Will the last to leave please turn out the lights
It feels like everyone I know in Athens is leaving.
My friend Petros, a struggling cinematographer, is fed up and planning to move to Paris.
Thodoros, a truck driver fond of easy credit, which isn't so easy to find anymore, is so in debt it boggles the mind. He and his wife Katarina want to take their two young sons to Australia, historically a refuge for Greek emigrants.
Danylo Hawaleshka is an Athens-based freelance writer and photographer looking for work
Vasilis, an idled construction worker, and his wife Galini also want to leave for Down Under and have started the paperwork to join her sister there.
Galini says the Australian embassy told her it has been inundated by thousands of visa applications.
Alexandra is a 20-something administrative assistant whose office closed about a month ago. She's off to the United Arab Emirates.
"I just can't wait to get the hell out of here," she told me recently over dinner with friends.
There was a poll the other day that I just could not believe, astounding stuff really.
The Sunday edition of To Vima, a respected centre-left newspaper, had Kapa Research survey 5,400 Greeks between 22 and 35. A whopping 74 per cent said they would move abroad if given the opportunity.
Forty-two percent said they are already making plans to leave.
Kapa said that translates into 250,000 would-be emigrants, or about two per cent of the population — a significant chunk of a much-needed tax base.
If it were Canada, we'd be talking about, what, 660,000 people packing their bags.
It's so bad here that it's difficult to comprehend the scale of what Greece is trying to accomplish to avoid imploding.
Everyone knows that this country of sun and too much fun has implemented a sweeping austerity plan, which includes raising taxes and cutting pensions. But in practical terms, what does that really mean on a daily basis?
The non-teetotallers among you will appreciate this. When I first arrived in Athens in 2007 a small bottle (700 ml) of Tanqueray gin retailed for just over 13 euros, currently about $18 Canadian. Today, that same bottle of spirits costs — wait for it — 20-plus euros.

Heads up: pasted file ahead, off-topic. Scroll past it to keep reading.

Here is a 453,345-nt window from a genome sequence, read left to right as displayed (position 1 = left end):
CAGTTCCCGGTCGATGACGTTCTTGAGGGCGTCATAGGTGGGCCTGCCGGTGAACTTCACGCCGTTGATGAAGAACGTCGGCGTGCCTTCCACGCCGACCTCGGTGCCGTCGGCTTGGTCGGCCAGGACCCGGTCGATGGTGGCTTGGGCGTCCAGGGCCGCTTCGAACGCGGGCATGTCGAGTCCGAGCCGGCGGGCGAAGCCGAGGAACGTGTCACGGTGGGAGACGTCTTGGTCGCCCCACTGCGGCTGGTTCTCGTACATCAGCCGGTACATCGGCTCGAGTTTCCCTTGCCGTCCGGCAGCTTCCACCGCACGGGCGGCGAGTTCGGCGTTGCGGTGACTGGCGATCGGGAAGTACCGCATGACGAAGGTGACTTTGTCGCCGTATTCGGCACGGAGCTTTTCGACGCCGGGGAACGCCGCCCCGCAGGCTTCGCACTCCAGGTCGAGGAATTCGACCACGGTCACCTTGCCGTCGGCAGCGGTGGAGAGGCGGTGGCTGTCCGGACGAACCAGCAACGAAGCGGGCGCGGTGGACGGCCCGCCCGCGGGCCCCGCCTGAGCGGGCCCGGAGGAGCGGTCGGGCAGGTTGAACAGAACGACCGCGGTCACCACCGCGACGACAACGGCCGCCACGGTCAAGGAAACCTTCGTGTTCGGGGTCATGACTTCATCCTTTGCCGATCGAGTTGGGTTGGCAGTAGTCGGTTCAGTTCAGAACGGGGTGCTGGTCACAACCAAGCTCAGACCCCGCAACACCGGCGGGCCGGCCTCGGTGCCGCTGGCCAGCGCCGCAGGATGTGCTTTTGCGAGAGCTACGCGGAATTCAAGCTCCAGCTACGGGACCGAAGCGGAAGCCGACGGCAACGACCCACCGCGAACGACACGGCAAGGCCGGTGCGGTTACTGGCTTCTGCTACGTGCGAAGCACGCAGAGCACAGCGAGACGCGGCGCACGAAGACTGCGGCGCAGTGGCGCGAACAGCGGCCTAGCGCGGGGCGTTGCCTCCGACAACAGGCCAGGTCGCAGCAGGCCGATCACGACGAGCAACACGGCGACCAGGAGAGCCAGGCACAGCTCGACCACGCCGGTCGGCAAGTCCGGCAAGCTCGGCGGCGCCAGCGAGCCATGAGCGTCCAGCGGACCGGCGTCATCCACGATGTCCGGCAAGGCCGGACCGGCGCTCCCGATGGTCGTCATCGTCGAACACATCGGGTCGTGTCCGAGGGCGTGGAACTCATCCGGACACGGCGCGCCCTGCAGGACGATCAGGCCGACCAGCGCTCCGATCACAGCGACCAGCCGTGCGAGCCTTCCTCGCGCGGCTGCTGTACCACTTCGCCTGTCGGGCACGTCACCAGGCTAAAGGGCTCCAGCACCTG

It's enough to drive a man to drink, provided he can afford it.
You hear the stories and read the news, but you need to pause for it to really sink in.
Greece, far from innocent but not entirely the only ones responsible for this state of affairs (think EU oversight or lack thereof), is currently saddled with having to implement more than half-a-dozen big austerity measures, any of which would seriously test any administration.
Consider the, on average, 15 per cent cut to state pensions; the highly unpopular increase in the VAT (the Greek equivalent of the GST) from 19 to 23 per cent on all your purchases; the deregulation of the trucking sector to open it to competition (with other so-called closed professions like pharmacists and lawyers next); the paring down of the bloated civil service; the requirement that kiosk operators, cabbies and vendors in farmers' markets issue sales receipts, which they have never done, to try to rein in the underground economy.
Then there are the hundreds of municipalities being forced to amalgamate and the reforms to higher education that, among other things, set time limits for completing degrees.
According to a news report, cash-strapped Greeks have taken the scissors to some one million of their credit cards. And surprise, surprise. As credit dries up, so, too, do the shops and businesses that live off it.
Ermou, in central Athens, really isn't much of a street to look at and yet it is reportedly among the 20 most expensive strips of commercial real estate in the world.
But even while rents here have tumbled more than 15 per cent in the past 12 months, the shops are closing.
Of course, to really see the effects of the retail crisis, you have to check out the more marginal commercial districts, like the one along Vouliagmenis Ave. in Dafni, just south of downtown Athens.
Unlike Ermou, where vacancies are usually short-lived, the shops along Vouliagmenis seem to be disappearing off the map.
It seems like literally every other day my wife and I can walk by there, and one of us will say, "Hey, where'd that shop go?" Yet another vacant storefront.
On the auction block
The Qataris and Chinese were in town not long ago. The former signed a $5-billion deal to develop tourism and the country's energy sector, while the latter signed 11 bilateral deals, many geared towards shipping.
Greek magnates are to get favourable financing to build their fleets in Chinese shipyards, while the Chinese are to expand their presence in the country's two main ports, Piraeus and Thessaloniki, gateways into Europe. It all had the whiff of a country being put on the auction block.
The good news? Well, there isn't any, really. The truck drivers were on strike for something like three weeks before being legislated back to work.
The grocery shelves kept getting emptier and emptier for the longest time.
And now, another kick in the head, the European Union's office of statistics let it be known that it is planning to revise upward Greece's infamous 2009 budget deficit from 13.8 percent of GDP to somewhere between 15 and 16 per cent.
The EU deficit limit is supposed to be three per cent of GDP and what this new number means is that the hole is getting deeper.
Municipal elections are Nov. 7. The way it works here is that the national parties put forward their candidates for municipal office as well so the vote is shaping up as a mini-referendum on the bail-out agreement that Greece made with the EU and International Monetary Fund last May to ward off bankruptcy.
Me? People ask me what will I do. And I say, what can do I do? I plan on leaving.